Maintaining a program of addiction recovery is not an easy task, to be sure; one’s disease is always looking for an opportunity to resume control. Relapse prevention is the watchword of the addiction treatment industry; committed to helping people achieve lasting recovery. There are things that people can do to mitigate the risk of relapse, such as staying away from dangerous environments and practicing the principles of recovery in all one’s affairs. However, there is one suggestion that many recovering addicts and alcoholics either question or choose to ignore; the recommendation to quit smoking or using tobacco products at the onset of recovery.
You only have to attend a few recovery-related meetings to realize that a lot of individuals hold on to the habit of smoking. Cigarettes are addictive to be sure, but in some cases maintaining the practice could be chalked up to being one of the last bastions of a person’s disease. Such people know that their cigarettes despite gilded packaging, are in fact trying to kill them, slowly. The habit persists in spite of the warnings and a noticeable detriment to people’s health.
Whatever the reasons for continued use are, any justification for maintaining cigarette use is not backed by reason. What’s more, studies indicate that tobacco use leads to an elevated risk of relapse. Maybe the health risks don’t concern you, but returning to the depths of despair hopefully will lead to a course correction. It doesn’t matter if you’ve got 30 days sober or 30 years, you don’t want your hard work to go up in smoke.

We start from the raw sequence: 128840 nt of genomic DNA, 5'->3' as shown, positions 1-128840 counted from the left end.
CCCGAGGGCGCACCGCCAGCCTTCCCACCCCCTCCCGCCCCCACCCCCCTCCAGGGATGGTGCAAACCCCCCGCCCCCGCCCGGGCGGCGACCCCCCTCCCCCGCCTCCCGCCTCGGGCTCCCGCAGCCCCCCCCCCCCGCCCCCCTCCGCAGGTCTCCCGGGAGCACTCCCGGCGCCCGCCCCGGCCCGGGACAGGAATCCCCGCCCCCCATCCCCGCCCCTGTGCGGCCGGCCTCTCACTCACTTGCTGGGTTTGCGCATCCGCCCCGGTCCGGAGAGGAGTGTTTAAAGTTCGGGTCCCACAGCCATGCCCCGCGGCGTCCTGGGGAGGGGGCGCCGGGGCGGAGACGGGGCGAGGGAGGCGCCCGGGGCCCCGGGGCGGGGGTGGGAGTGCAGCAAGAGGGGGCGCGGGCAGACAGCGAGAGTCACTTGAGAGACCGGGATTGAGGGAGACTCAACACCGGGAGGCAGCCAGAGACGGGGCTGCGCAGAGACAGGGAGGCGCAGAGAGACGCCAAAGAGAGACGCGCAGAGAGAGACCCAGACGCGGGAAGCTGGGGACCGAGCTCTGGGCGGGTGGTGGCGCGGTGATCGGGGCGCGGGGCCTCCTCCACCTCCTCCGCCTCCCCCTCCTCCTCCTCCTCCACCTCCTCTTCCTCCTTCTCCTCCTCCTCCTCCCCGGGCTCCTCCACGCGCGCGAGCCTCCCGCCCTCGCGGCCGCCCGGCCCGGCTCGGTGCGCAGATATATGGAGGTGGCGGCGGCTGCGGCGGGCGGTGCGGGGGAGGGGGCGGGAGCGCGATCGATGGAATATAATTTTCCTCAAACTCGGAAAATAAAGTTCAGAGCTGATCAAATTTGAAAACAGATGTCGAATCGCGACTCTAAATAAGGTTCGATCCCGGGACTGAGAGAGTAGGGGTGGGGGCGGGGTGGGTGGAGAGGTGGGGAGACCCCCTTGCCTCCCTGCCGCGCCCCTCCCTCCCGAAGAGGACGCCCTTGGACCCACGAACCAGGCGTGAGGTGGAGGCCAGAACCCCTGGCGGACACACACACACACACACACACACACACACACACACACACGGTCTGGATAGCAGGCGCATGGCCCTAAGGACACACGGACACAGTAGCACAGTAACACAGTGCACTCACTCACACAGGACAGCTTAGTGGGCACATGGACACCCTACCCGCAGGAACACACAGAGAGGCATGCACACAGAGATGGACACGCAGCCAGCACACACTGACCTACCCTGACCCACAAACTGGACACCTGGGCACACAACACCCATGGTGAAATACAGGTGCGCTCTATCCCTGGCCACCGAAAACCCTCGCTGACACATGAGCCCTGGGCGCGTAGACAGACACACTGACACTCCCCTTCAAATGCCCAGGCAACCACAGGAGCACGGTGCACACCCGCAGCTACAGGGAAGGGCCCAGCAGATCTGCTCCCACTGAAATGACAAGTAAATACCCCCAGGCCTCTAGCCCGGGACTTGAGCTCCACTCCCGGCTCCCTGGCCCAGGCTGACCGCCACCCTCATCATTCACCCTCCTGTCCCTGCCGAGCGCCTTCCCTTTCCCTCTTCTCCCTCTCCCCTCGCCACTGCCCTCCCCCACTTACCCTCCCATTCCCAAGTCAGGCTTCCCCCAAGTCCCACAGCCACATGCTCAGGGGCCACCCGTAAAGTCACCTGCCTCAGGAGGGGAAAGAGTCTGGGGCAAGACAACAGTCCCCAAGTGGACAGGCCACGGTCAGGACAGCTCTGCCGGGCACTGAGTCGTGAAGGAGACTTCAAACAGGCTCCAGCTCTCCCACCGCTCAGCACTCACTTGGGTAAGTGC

Promoting Health Paradoxically
Some of you may remember when CVS Pharmacy put the kibosh on selling tobacco products. While they cited promoting healthy behaviors as a driving force in the decision to can cigarettes and their ilk, there were financial incentives for making the switch. After all, if health were the motivating factor CVS would have quit selling alcohol too, they did not. Nevertheless, ceasing tobacco sales was a healthy move, and maybe one day only a few places in the country will sell cancer sticks.
CVS’s decision to go smoke-free wasn’t echoed by other major pharmacies, leading anti-smoking advocates to push the issue. If you were in Washington D.C. filling a prescription at Walgreens flagship store a couple of days ago, you probably thought you were on the set of “The Walking Dead.” However, the humans wearing zombie garb were not trying to eat the pharmacy’s clientele, instead they were hoping to encourage the chain to stop selling cigarettes, The Huffington Post reports. Protesters are at odds with a company promoting health while simultaneously peddling death. Remember, cigarettes are still one the nation’s leading causes of preventable death.
“Simply put, tobacco and pharmacies don’t mix,” said Robin Koval, CEO, and President of Truth Initiative. “Our zombie protest underscores that while Walgreens continues to drag its feet on removing tobacco products from its shelves, more people are getting sick and dying from tobacco-related diseases.”
Walgreens company leaders will meet in Arizona for its shareholder meeting next week; you can bet cigarettes will be a topic of serious discussion.
Protect Your Recovery
Those of you in recovery still smoking are strongly encouraged to seek assistance in the name of your program. Please talk to your doctor or pharmacists about smoking cessation products and their efficacy. Research shows the using patches or drugs like Chantix have the most significant success when used in conjunction with behavioral therapies.
If quitting proves too challenging to manage on your own, Hemet Valley Recovery Center & Sage Retreat can assist you in your effort to manifest the dream of lasting recovery.